4. Keep text to a minimum, but no less. I don’t want to read a full set of your notes, in bullet point form, on every slide. Your slides are a communication tool, not an aide memoire. So just write important stuff. But, write it in proper sentences, keeping abbreviations and acronyms to an absolute minimum. (And get your bloody indentations formatted neatly too.)

5. Avoid clutter. Never leave yourself in the position where you have to say, ‘You won’t be able to read this / make this out / discern what I want you to see, but…’ There is one exception, a Joker which can be played at most once per talk, and that is if you wish to illustrate the concept of complexity itself. For instance, you could include a slide of tedious but straightforward algebraic manipulations, to illustrate the tedious (but straightforward) nature of the maths required to reach your result. Or you may wish to stick in a horrendously complex food web network diagram to be accompanied by a wry comment along the lines of ‘as you can see, this system is rather complex…’ (An aside: I included such a diagram in a talk, given to a general audience a few years ago, on communicating complexity, as shorthand for complexity in ecological systems. A few months after, at an ecological conference, I saw a rather high profile marine biologist use the exact same diagram – in fact, 10 of them on a single slide – and proceed to talk as if the audience was able to process them and to discern the salient features. As you can imagine, I was delighted to note this down!)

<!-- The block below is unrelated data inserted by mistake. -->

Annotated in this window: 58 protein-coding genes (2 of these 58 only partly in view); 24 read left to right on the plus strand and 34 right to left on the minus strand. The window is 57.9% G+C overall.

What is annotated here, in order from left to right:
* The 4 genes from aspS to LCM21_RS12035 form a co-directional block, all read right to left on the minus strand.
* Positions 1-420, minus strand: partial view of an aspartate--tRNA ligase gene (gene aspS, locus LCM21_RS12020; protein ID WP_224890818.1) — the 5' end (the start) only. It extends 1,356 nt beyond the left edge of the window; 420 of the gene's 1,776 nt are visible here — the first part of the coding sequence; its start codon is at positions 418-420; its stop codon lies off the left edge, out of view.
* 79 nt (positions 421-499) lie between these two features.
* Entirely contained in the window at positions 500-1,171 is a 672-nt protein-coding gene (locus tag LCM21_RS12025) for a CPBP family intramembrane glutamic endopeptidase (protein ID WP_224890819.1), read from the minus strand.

6. Consistency is more important than specifics. Taste in design is personal. I have my preferred Keynote design templates, others I think are nasty. A lot of PowerPoint templates are pretty ugly, in my opinion. I prefer certain fonts and colour schemes over others. You make your choice (although do familiarise yourself with the basics of colour theory – 5 minutes work, max). Then, whatever your choice, stick to it. All your slides should follow the same scheme. If you’re using a few slides provided by other people, ensure they conform too. (This will probably involve re-drawing them. See rule 3.)

OK, I could go on but that’s probably enough (oh, but, of course – 7. ClipArt. Don’t). Just please, if you want me to concentrate on what you have to say over 5 to 60 minutes, have the courtesy to present a well-designed talk. I won’t respect your science if you don’t. A talk is a story, not a comprehensive CV: give some thought as to what needs to go in, and (most importantly) what can be left out – because the flip side is, if you give a good talk, I will probably go and read your papers, or at least collar you afterwards, and can catch up on details then.

One final point. Stick to all of the rules above, at all times. However, if you should ever see me break any of them, I am doing so knowingly, and that’s fine. Have a beautiful 2012!